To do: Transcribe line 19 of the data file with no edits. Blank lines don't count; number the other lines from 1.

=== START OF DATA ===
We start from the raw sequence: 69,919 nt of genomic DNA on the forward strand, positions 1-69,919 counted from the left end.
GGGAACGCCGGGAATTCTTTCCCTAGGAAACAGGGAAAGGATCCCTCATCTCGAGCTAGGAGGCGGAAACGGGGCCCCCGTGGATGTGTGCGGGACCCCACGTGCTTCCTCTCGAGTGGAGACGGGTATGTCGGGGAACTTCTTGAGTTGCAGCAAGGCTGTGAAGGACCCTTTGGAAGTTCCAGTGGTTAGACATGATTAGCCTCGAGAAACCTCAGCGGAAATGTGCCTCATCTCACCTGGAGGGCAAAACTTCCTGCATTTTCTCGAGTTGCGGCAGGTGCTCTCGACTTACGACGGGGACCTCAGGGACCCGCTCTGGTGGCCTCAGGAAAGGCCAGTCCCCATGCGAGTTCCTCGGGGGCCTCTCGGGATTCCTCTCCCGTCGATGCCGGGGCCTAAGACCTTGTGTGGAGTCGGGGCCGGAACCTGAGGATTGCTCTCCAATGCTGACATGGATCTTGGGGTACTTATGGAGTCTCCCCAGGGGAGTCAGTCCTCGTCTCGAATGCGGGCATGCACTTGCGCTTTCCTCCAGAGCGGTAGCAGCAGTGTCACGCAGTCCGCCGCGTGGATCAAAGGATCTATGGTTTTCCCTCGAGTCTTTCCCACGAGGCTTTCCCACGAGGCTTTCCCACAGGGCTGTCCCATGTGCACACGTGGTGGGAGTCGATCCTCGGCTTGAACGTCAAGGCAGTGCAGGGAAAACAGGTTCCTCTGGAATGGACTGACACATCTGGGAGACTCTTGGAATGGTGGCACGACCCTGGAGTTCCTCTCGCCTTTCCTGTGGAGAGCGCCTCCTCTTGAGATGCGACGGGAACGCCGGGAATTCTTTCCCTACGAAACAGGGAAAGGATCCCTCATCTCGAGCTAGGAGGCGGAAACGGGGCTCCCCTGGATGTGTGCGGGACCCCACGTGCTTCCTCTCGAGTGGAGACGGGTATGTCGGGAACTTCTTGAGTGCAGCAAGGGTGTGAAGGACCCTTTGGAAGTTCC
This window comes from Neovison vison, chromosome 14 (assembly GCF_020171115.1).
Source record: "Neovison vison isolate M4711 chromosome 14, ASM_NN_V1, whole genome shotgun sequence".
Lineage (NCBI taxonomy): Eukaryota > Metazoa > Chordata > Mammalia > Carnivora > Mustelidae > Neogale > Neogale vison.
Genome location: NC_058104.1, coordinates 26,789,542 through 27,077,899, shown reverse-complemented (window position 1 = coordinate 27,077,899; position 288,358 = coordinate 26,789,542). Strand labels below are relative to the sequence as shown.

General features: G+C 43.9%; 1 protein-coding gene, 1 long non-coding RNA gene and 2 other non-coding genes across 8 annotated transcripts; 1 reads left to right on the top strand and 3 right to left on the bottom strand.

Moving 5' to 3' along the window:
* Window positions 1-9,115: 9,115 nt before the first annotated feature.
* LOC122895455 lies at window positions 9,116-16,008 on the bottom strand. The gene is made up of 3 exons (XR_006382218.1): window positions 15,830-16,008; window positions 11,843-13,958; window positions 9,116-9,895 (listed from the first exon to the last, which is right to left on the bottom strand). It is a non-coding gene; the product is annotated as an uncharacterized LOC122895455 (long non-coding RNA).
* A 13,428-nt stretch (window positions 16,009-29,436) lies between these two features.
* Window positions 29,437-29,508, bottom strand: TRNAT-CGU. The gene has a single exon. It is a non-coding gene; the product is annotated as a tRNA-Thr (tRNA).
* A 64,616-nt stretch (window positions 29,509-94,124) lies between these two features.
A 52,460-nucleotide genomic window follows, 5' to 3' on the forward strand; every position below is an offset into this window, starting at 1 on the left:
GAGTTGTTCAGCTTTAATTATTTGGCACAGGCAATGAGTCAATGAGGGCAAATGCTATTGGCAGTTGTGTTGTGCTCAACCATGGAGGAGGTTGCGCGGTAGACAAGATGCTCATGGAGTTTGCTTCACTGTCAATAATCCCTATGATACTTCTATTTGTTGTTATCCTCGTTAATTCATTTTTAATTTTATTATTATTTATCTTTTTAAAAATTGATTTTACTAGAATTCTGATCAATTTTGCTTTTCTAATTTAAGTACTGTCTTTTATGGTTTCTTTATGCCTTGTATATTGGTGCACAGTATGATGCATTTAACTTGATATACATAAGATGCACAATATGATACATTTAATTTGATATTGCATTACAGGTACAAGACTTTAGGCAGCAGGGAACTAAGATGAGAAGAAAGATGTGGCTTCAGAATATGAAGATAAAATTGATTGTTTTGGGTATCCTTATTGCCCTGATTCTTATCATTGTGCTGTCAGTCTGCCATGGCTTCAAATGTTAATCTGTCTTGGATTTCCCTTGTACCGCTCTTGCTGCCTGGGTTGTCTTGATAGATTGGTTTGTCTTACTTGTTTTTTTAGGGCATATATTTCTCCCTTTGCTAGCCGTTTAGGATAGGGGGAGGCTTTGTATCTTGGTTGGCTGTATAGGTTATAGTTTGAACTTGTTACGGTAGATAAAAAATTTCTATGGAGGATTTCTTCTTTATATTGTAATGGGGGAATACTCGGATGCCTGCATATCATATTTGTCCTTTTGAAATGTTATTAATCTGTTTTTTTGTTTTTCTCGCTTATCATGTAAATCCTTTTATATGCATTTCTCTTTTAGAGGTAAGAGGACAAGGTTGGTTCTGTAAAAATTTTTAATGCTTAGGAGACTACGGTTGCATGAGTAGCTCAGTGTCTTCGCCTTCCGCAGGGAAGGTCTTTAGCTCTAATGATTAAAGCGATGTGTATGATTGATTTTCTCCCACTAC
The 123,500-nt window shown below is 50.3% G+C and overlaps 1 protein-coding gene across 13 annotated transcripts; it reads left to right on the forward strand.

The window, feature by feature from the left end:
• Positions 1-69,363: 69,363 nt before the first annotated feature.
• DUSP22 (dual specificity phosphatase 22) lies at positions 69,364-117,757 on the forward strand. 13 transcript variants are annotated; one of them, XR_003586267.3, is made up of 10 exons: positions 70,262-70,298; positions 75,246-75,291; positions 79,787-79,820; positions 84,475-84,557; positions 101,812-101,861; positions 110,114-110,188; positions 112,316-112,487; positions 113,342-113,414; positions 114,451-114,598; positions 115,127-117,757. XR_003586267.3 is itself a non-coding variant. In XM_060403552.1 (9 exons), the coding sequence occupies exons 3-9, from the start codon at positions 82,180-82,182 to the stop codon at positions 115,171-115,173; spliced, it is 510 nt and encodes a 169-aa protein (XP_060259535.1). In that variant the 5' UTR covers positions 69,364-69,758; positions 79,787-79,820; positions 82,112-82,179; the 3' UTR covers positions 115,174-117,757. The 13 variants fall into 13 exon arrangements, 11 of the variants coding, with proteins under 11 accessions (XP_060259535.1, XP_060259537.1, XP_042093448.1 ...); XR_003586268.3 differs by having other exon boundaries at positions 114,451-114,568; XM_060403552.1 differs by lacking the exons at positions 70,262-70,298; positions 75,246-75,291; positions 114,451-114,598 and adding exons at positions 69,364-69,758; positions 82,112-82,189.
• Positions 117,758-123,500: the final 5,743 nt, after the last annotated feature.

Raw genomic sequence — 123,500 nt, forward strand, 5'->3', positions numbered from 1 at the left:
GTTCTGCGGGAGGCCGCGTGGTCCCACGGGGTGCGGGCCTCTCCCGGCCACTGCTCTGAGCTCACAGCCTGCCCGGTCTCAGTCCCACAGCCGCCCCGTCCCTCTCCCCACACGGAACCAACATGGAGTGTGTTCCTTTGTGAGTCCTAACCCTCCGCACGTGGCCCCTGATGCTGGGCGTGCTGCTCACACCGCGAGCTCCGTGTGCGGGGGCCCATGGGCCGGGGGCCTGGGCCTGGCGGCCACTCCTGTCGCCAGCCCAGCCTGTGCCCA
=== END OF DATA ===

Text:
• DUSP22 (dual specificity phosphatase 22) lies at positions 69,364-117,757 on the forward strand. 13 transcript variants are annotated; one of them, XR_003586267.3, is made up of 10 exons: positions 70,262-70,298; positions 75,246-75,291; positions 79,787-79,820; positions 84,475-84,557; positions 101,812-101,861; positions 110,114-110,188; positions 112,316-112,487; positions 113,342-113,414; positions 114,451-114,598; positions 115,127-117,757. XR_003586267.3 is itself a non-coding variant. In XM_060403552.1 (9 exons), the coding sequence occupies exons 3-9, from the start codon at positions 82,180-82,182 to the stop codon at positions 115,171-115,173; spliced, it is 510 nt and encodes a 169-aa protein (XP_060259535.1). In that variant the 5' UTR covers positions 69,364-69,758; positions 79,787-79,820; positions 82,112-82,179; the 3' UTR covers positions 115,174-117,757. The 13 variants fall into 13 exon arrangements, 11 of the variants coding, with proteins under 11 accessions (XP_060259535.1, XP_060259537.1, XP_042093448.1 ...); XR_003586268.3 differs by having other exon boundaries at positions 114,451-114,568; XM_060403552.1 differs by lacking the exons at positions 70,262-70,298; positions 75,246-75,291; positions 114,451-114,598 and adding exons at positions 69,364-69,758; positions 82,112-82,189.